Skip to main content

Are social networks blurring the boundaries between professional and personal lives?

Facebook, Twitter, Yammer and the Internet overall is a game changer. The rulebook of how we practice medicine has changed.

The NY times posted an article in which a young trainee describes caring for a dying patient in the ICU who reached out to her thru Facebook. She describes how she struggled with this and describes his eventual death.

I find that people I meet in a clinical setting as well as in a professional setting have typically "googled" me before they step foot into my office. Maybe this is a "silicon valley neurosis"... ...maybe it is a whole new world in that we live in a fish bowl. I am curious to know whether others have had patients who "poked" you on Facebook? How are you dealing with the blurring boundaries between your prefessional and personal lives (assuming that you have time for a personal life, that is :-)

Comments

One of the most helpful articles I've read on this subject is posted on PsychCentral's blog: "Google and Facebook, Therapists and Clients," by John Grohol, PsyD,http://psychcentral.com/blog/archives/2010/03/31/google-and-facebook-therapists-and-clients/
Anonymous said…
Ive struggled with this quite a bit. Both my medical and non-medical colleagues think I am exaggerated in my worries. I have had many people look me up on google--which is why I often do a self search to make sure what I know is out there. I've decided not to be on facebook, but even with this, you still are left with an online identity that you cant always control.
Anonymous said…
I have not opened a Facebook account, partly to avoid this.
David Tribble, MD said…
Social networking is yet one more place where we physicians must develop and maintain boundaries. In the past, we have had to contend with going to the grocery store or church, as well as the incessant demands of other medical workers for prescriptions for antibiotics and the like. Facebook and Twitter are yet one more layer of similar interaction.
There is a larger problem, however, involving not only physicians, but any of us who may work for larger organizations. Anything we say, do, or get involved in may be considered to reflect on the organization for which we work. We run the risk of HIPAA violations. We run the risk of finding out the hard way that our ability to swing our [verbal] fist ends where someone else's nose begins.
The principle is no different. The potential audience is considerably larger, however.

Popular posts from this blog

Dying without Dialysis

There is a terrific article in this weeks Journal of Pain and Symptom Management by Fliss Murtagh of King's College in London about the epidemiology of symptoms for patients with advanced renal failure who die without dialysis.  This study is important because while we know that patients with advanced renal failure have a limited life expectancy and the average age of initiation of hemodialysis is increasing, we know little about the alternatives to hemodialysis.  Specifically, we know nothing about symptoms affecting quality of life among patients who elect not to start dialysis (so called "conservative management" - is this the best label?).  This article provides a terrific counterpoint to the article in last years NEJM showing that nursing home residents who initiated hemodialysis tended to die and decline in function (see GeriPal write up here).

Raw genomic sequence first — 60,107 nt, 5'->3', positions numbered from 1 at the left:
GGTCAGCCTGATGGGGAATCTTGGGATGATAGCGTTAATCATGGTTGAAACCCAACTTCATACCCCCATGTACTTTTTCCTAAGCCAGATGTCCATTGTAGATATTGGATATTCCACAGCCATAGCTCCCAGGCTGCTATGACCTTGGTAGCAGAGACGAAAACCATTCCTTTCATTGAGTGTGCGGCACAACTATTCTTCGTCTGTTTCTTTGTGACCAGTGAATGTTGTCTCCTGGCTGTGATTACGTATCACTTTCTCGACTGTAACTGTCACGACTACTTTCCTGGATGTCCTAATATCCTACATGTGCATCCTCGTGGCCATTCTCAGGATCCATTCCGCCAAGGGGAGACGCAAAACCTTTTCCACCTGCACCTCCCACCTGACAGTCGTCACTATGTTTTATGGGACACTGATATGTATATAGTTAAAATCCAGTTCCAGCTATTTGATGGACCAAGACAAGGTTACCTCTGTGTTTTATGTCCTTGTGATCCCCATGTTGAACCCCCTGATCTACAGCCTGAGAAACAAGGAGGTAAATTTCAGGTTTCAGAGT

The study authors followed patients with the most advanced form of chronic kidney disease (the new name for renal failu…

The Dangers of Fleet Enemas

The dangers of oral sodium phosphate preparations are fairly well known in the medical community. In 2006 the FDA issued it’s first warning that patients taking oral sodium phosphate preparations are at risk for potential for acute kidney injury. Two years later, over-the-counter preparations of these drugs were voluntarily withdrawn by the manufacturers.  Those agents still available by prescription were given black box warnings mainly due to acute phosphate nephropathy that can result in renal failure, especially in older adults. Despite all this talk of oral preparations, little was mentioned about a sodium phosphate preparation that is still available over-the-counter – the Fleet enema.

Why Oral Sodium Phosphate Preparations Are Dangerous 

Before we go into the risks of Fleet enemas, lets spend just a couple sentences on why oral sodium phosphate preparations carry significant risks. First, oral sodium phosphate preparations can cause significant fluid shifts within the colon …

Survival from severe sepsis: The infection is cured but all is not well

Severe sepsis is a syndrome marked by a severe infection that results in the failure of at least one major organ system: For example, pneumonia complicated by kidney failure. It is the most common non-cardiac cause of critical illness and is associated with a high mortality rate.

But what happens to those who survive their hospitalization for severe sepsis? An important study published in JAMA from Iwashyna and colleagues provides answers and tells us all is not well. When the patient leaves the hospital, the infection may be cured, but the patient and family will need to contend with a host of major new functional and cognitive deficits.

Iwashyna examined disability and cognitive outcomes among 516 survivors of severe sepsis. These subjects were Medicare enrollees who were participants in the Health and Retirement Study. The average age of patients was 77 years.

When interviewed after discharge, most survivors were left with major new deficits in their ability to live independently. …